I’ll soon be retiring as a partner in my law firm, and although I’ll continue to have involvement in the community pharmacy sector, I won’t be representing clients in fitness-to-practise cases any more.
I hope this means I can’t be accused of having a self-interest in what I write here.
Because one of the most frustrating things in my 40 years of practice has been the community pharmacists who don’t want to spend money on good legal advice when they are facing fitness-to-practise proceedings – in which their livelihoods are at risk.
Good legal advice can often make the difference between a suspension and being struck off from the General Pharmaceutical Council (GPhC) register. This is not because well-represented pharmacists necessarily have a silver-tongued advocate, but because good advice enables a pharmacist to gain insight.
A recent Court of Appeal case illustrates my point. In December 2012, the BBC broadcast an Inside Out programme in which a number of pharmacists were caught on camera selling prescription-only medicines over the counter without prescriptions.
One of the pharmacists who was filmed for the programme went on to spend money on an unsuccessful High Court appeal, which was dismissed in 2016. Now the same pharmacist has just thrown good money after bad by appealing – also unsuccessfully – to the Court of Appeal. She denied selling amoxicillin over the counter, but the allegation was found proved, and she was struck off.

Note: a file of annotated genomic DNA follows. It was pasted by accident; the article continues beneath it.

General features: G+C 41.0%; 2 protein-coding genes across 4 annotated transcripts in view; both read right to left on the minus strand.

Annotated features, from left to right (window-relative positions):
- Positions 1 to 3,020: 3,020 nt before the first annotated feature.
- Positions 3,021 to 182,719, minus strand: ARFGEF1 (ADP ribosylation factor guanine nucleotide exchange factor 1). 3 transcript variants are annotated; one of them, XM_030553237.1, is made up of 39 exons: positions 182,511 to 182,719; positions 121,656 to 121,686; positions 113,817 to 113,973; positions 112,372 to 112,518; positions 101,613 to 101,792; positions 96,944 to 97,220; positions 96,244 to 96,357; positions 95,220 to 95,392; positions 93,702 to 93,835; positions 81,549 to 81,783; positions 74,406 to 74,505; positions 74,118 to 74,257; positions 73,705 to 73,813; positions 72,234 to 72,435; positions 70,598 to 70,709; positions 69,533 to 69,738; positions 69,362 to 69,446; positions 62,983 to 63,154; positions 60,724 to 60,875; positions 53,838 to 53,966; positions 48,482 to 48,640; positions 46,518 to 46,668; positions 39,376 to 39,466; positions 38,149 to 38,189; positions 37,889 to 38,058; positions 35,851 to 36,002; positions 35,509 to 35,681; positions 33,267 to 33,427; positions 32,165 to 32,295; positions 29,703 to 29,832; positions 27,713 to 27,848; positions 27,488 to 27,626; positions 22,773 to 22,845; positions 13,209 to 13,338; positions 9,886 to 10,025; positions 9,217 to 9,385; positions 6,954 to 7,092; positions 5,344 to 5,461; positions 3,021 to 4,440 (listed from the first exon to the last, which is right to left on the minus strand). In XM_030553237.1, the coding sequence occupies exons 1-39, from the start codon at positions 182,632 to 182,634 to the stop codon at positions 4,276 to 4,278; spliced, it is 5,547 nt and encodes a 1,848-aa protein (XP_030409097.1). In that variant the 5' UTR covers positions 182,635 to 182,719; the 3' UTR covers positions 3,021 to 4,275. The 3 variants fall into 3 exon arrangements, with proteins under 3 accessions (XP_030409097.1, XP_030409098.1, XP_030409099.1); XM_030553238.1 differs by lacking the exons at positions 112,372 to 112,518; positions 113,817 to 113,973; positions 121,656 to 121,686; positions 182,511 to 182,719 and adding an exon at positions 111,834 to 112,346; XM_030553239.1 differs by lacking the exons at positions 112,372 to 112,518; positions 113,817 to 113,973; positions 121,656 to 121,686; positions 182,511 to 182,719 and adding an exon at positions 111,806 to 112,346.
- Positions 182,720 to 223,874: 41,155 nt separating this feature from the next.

The law says that appeals in these cases will only be upheld if the fitness-to-practise committee’s decision was “plainly wrong”. So a decision will not be overturned just because a judge might have come to a different conclusion.
In the most recent case, the Court of Appeal considered a number of complaints that the committee’s decision was unfair. One judge criticised the committee because it found the unrepresented pharmacist’s fitness-to-practise was impaired, but did not offer to adjourn before moving on to consider what sanction to impose.
The judge also criticised the committee for not warning the pharmacist that it was considering striking her off, and even considered that the committee had overstated the seriousness of the case. However, he concluded that the committee’s decisions were ones it was entitled to make, and so the court could not interfere.
The judge said that if the pharmacist “had acted differently at a very early stage, the committee would no doubt have taken a different view”. Taking good legal advice at that early stage could have saved a pharmacist’s career, and avoided years of litigation and money spent on appeals.
David Reissner is senior healthcare partner at law firm Charles Russell Speechlys LLP